Week eight was another short week – New Zealand it seems, has a lot of public holidays early in the year!
This long weekend was for ANZAC (the Australian and New Zealand Army Corps) in remembrance of their contribution to World War I fighting at Gallipoli…
Basically ANZAC is NZ’s version of England’s Remembrance Day, on November 11th.
If you haven’t already seen my earlier post from while Mum was over, the Wellington Te Papa Tongarewa museum had (and still has) a really great exhibition on Gallipoli. As a reminder, here are some of the photos again – you can check out the full post here.
Typically, as it goes, I wasn’t feeling particularly well over the long weekend, so no big trips anywhere, more just resting up for the coming weeks!
Lab Tech Life
Midweek, I worked on updating some of the teams comms materials:
An update for 2Shakes website (which you can check out here), so that they could incorporate more direct messaging and information around their problem area. They are currently working on tailoring interactions with government, to suit businesses, and at the moment, focusing on the financial and accounting sector.
Some renewed branding for Cohelix, as they were wanting to make sure that the identity reflected their professionalism as well as their personality. They have been working to improve the compliance standards, and how easy it is for businesses to be compliant with government legislations, starting with the hospitality industry and employee on-boarding. Check out more from them on their website.
Constructables also wanted to update their branding, with their new name ‘Co centric’. Co centric are working on making it easier to stay successful within the construction industry, especially for small building companies within their first few years of business. See more from them here.
We also set up for another Meet & Experience, with our visitors from government – and Rob flexed his creative-fruit-carving muscles again.
Cohelix new branding concepts, and final
Co centric concepts
How to Pitch – Case Study with Shawn
Later in the week, Shawn took the entire cohort through the initial do’s and don’t’s of writing a pitch deck, in the first ‘How to Pitch’ session.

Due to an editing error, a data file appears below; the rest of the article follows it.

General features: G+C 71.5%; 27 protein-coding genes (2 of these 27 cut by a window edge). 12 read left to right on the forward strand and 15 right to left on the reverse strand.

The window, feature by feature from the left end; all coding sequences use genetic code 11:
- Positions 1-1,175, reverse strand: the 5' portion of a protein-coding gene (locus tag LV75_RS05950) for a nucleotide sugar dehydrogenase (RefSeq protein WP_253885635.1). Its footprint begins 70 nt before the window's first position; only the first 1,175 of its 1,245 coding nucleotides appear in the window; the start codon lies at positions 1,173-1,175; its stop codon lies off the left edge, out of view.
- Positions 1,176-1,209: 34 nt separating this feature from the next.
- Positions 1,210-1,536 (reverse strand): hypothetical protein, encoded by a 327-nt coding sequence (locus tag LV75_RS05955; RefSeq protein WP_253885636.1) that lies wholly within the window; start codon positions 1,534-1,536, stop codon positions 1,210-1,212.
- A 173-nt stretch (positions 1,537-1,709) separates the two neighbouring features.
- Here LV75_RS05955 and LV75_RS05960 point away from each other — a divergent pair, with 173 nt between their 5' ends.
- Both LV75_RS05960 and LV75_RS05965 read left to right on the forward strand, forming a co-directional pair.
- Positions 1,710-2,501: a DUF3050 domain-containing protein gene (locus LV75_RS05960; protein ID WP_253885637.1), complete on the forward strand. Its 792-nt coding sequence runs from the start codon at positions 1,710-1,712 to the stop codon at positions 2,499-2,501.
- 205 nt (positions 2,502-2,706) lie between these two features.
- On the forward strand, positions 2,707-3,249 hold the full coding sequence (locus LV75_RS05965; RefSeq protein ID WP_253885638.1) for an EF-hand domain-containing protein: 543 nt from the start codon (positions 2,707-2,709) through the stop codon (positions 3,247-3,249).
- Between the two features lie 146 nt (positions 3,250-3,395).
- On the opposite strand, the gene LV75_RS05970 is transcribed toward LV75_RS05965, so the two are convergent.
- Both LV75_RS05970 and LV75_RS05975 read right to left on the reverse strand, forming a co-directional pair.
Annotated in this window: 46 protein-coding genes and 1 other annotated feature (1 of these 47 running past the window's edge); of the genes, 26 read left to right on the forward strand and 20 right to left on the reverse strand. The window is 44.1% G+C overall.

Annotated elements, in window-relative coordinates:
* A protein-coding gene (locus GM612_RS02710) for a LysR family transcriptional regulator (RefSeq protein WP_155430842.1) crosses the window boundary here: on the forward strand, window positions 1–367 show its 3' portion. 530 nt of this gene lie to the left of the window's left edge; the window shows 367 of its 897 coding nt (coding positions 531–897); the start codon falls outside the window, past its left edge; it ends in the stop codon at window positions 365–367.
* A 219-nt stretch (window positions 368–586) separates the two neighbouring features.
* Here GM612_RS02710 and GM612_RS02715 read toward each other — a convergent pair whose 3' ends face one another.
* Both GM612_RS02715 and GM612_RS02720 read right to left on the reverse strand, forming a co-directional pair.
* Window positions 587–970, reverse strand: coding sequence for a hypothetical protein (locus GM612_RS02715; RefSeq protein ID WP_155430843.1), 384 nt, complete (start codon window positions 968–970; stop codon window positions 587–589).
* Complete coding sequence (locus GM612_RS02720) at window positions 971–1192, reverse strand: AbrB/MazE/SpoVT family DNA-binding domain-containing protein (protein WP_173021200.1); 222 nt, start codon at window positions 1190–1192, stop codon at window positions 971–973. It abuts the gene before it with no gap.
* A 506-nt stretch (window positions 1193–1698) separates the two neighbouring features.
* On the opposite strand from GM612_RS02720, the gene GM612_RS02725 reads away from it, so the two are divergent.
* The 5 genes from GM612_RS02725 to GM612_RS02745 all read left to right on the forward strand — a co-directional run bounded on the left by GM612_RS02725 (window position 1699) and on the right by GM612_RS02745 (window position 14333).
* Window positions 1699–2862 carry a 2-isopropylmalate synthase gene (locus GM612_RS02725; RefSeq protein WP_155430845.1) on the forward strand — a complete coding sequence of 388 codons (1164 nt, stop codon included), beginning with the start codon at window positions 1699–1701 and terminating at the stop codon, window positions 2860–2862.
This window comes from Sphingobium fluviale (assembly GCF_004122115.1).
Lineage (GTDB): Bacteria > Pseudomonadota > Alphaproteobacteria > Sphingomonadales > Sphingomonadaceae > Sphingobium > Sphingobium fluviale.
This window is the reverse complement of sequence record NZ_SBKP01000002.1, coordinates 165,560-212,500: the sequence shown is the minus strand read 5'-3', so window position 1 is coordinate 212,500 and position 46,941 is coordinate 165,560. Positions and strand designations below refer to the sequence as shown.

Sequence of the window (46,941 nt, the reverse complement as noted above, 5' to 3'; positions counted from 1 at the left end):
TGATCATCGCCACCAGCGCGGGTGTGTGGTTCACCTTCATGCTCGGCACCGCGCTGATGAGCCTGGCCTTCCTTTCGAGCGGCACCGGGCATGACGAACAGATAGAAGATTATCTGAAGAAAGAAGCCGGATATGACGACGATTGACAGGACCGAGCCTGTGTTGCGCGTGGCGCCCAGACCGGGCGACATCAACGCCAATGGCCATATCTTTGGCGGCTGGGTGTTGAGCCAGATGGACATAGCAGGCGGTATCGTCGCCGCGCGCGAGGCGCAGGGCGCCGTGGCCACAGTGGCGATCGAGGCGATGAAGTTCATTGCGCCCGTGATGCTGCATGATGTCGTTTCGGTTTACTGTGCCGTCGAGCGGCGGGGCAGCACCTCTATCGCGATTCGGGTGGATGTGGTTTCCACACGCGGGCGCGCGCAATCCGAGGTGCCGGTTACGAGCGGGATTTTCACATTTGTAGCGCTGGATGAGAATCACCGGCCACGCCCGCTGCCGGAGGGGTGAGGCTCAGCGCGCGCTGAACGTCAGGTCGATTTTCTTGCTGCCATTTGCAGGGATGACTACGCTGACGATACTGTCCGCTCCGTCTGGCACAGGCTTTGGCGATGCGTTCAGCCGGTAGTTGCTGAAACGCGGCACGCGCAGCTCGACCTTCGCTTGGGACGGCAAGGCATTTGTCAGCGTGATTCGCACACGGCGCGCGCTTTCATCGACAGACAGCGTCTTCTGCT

At this point, we’re encouraging all of the teams to start putting their pitch presentations together… for us as Lab Techs, we’ve been listening to teams pitch or at least talk about their projects for the past 2 months – and we’re only going to hear more of them.
This means that we’re more familiar with what they’ve been doing than the audience (including other government agencies, and potential investors) at Demo Day will be… But as none of us have been working directly on the problems, we are by no means experts – in this situation, a positive. Each time the teams have pitched over the past few weeks, we have been highlighting areas where too much jargon is used, not enough detail is covered, or just where something is missing – and the teams can now identify some of these areas themselves as they work through the SEQUOIA template.
The teams have all been recommended to use this ‘SEQUOIA’ template as a starting point.
So over the coming weeks, they will be putting together drafts of both their presentation decks, and writing their pitch to match…
The SEQUOIA template was defined by Sequoia Capital, a venture capital based out of California, and put together after research into the most used recommended page categories.
In case there are any budding entrepreneurs reading, the template below covers the 10 categories that should be covered within a company pitch deck, to optimise the company potential – and according to Sequoia Capital, cover a pretty similar format to writing a business plan.